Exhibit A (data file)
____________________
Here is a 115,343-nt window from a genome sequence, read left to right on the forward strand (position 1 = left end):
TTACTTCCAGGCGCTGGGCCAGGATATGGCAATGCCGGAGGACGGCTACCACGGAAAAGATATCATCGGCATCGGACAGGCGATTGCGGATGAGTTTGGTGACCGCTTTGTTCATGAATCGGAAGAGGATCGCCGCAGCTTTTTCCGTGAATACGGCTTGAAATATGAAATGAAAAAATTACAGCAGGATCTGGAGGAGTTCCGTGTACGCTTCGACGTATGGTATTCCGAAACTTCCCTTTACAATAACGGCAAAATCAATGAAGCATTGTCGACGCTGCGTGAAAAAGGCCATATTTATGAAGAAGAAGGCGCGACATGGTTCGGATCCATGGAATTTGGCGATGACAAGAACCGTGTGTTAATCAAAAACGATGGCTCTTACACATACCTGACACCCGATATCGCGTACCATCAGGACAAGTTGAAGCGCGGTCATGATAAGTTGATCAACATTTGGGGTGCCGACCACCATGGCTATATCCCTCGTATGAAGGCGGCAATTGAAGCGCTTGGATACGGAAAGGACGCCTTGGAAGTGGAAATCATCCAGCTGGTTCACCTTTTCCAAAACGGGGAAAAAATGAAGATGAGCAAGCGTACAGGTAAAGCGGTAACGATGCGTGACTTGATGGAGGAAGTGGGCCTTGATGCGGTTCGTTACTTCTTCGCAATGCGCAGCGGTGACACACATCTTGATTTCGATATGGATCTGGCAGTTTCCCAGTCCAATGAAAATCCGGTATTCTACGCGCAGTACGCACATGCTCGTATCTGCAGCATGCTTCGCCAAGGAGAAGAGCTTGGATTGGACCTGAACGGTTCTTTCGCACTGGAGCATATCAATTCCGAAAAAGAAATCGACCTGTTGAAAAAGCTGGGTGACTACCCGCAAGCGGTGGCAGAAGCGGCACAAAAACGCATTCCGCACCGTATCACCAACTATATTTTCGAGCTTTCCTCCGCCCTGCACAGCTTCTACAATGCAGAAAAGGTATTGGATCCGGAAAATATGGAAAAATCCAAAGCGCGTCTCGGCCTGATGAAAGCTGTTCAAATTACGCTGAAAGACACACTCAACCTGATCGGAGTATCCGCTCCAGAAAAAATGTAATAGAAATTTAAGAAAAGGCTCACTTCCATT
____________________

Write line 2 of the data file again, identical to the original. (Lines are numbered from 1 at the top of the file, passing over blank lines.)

TTACTTCCAGGCGCTGGGCCAGGATATGGCAATGCCGGAGGACGGCTACCACGGAAAAGATATCATCGGCATCGGACAGGCGATTGCGGATGAGTTTGGTGACCGCTTTGTTCATGAATCGGAAGAGGATCGCCGCAGCTTTTTCCGTGAATACGGCTTGAAATATGAAATGAAAAAATTACAGCAGGATCTGGAGGAGTTCCGTGTACGCTTCGACGTATGGTATTCCGAAACTTCCCTTTACAATAACGGCAAAATCAATGAAGCATTGTCGACGCTGCGTGAAAAAGGCCATATTTATGAAGAAGAAGGCGCGACATGGTTCGGATCCATGGAATTTGGCGATGACAAGAACCGTGTGTTAATCAAAAACGATGGCTCTTACACATACCTGACACCCGATATCGCGTACCATCAGGACAAGTTGAAGCGCGGTCATGATAAGTTGATCAACATTTGGGGTGCCGACCACCATGGCTATATCCCTCGTATGAAGGCGGCAATTGAAGCGCTTGGATACGGAAAGGACGCCTTGGAAGTGGAAATCATCCAGCTGGTTCACCTTTTCCAAAACGGGGAAAAAATGAAGATGAGCAAGCGTACAGGTAAAGCGGTAACGATGCGTGACTTGATGGAGGAAGTGGGCCTTGATGCGGTTCGTTACTTCTTCGCAATGCGCAGCGGTGACACACATCTTGATTTCGATATGGATCTGGCAGTTTCCCAGTCCAATGAAAATCCGGTATTCTACGCGCAGTACGCACATGCTCGTATCTGCAGCATGCTTCGCCAAGGAGAAGAGCTTGGATTGGACCTGAACGGTTCTTTCGCACTGGAGCATATCAATTCCGAAAAAGAAATCGACCTGTTGAAAAAGCTGGGTGACTACCCGCAAGCGGTGGCAGAAGCGGCACAAAAACGCATTCCGCACCGTATCACCAACTATATTTTCGAGCTTTCCTCCGCCCTGCACAGCTTCTACAATGCAGAAAAGGTATTGGATCCGGAAAATATGGAAAAATCCAAAGCGCGTCTCGGCCTGATGAAAGCTGTTCAAATTACGCTGAAAGACACACTCAACCTGATCGGAGTATCCGCTCCAGAAAAAATGTAATAGAAATTTAAGAAAAGGCTCACTTCCATT